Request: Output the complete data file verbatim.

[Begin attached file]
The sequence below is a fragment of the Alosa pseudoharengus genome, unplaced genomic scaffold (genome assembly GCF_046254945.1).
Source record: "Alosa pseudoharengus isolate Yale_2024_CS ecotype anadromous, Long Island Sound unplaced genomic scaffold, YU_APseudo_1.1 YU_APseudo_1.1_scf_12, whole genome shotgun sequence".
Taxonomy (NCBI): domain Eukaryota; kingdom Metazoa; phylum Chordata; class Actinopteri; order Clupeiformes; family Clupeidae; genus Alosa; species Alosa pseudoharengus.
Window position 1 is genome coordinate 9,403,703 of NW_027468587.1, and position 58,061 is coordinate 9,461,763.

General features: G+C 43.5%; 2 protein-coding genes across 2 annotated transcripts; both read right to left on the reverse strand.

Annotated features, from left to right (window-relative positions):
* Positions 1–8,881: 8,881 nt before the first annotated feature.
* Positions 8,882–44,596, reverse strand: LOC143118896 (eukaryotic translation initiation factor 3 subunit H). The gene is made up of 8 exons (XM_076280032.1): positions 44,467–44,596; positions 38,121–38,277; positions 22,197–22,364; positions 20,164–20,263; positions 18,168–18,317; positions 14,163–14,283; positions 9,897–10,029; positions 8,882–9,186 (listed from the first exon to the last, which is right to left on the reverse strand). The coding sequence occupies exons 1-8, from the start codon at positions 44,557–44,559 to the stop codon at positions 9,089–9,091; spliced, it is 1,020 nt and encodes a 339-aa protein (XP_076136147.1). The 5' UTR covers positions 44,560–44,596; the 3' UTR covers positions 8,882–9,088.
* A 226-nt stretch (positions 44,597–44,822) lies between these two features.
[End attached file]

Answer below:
The sequence below is a fragment of the Alosa pseudoharengus genome, unplaced genomic scaffold (genome assembly GCF_046254945.1).
Source record: "Alosa pseudoharengus isolate Yale_2024_CS ecotype anadromous, Long Island Sound unplaced genomic scaffold, YU_APseudo_1.1 YU_APseudo_1.1_scf_12, whole genome shotgun sequence".
Taxonomy (NCBI): domain Eukaryota; kingdom Metazoa; phylum Chordata; class Actinopteri; order Clupeiformes; family Clupeidae; genus Alosa; species Alosa pseudoharengus.
Window position 1 is genome coordinate 9,403,703 of NW_027468587.1, and position 58,061 is coordinate 9,461,763.

General features: G+C 43.5%; 2 protein-coding genes across 2 annotated transcripts; both read right to left on the reverse strand.

Annotated features, from left to right (window-relative positions):
* Positions 1–8,881: 8,881 nt before the first annotated feature.
* Positions 8,882–44,596, reverse strand: LOC143118896 (eukaryotic translation initiation factor 3 subunit H). The gene is made up of 8 exons (XM_076280032.1): positions 44,467–44,596; positions 38,121–38,277; positions 22,197–22,364; positions 20,164–20,263; positions 18,168–18,317; positions 14,163–14,283; positions 9,897–10,029; positions 8,882–9,186 (listed from the first exon to the last, which is right to left on the reverse strand). The coding sequence occupies exons 1-8, from the start codon at positions 44,557–44,559 to the stop codon at positions 9,089–9,091; spliced, it is 1,020 nt and encodes a 339-aa protein (XP_076136147.1). The 5' UTR covers positions 44,560–44,596; the 3' UTR covers positions 8,882–9,088.
* A 226-nt stretch (positions 44,597–44,822) lies between these two features.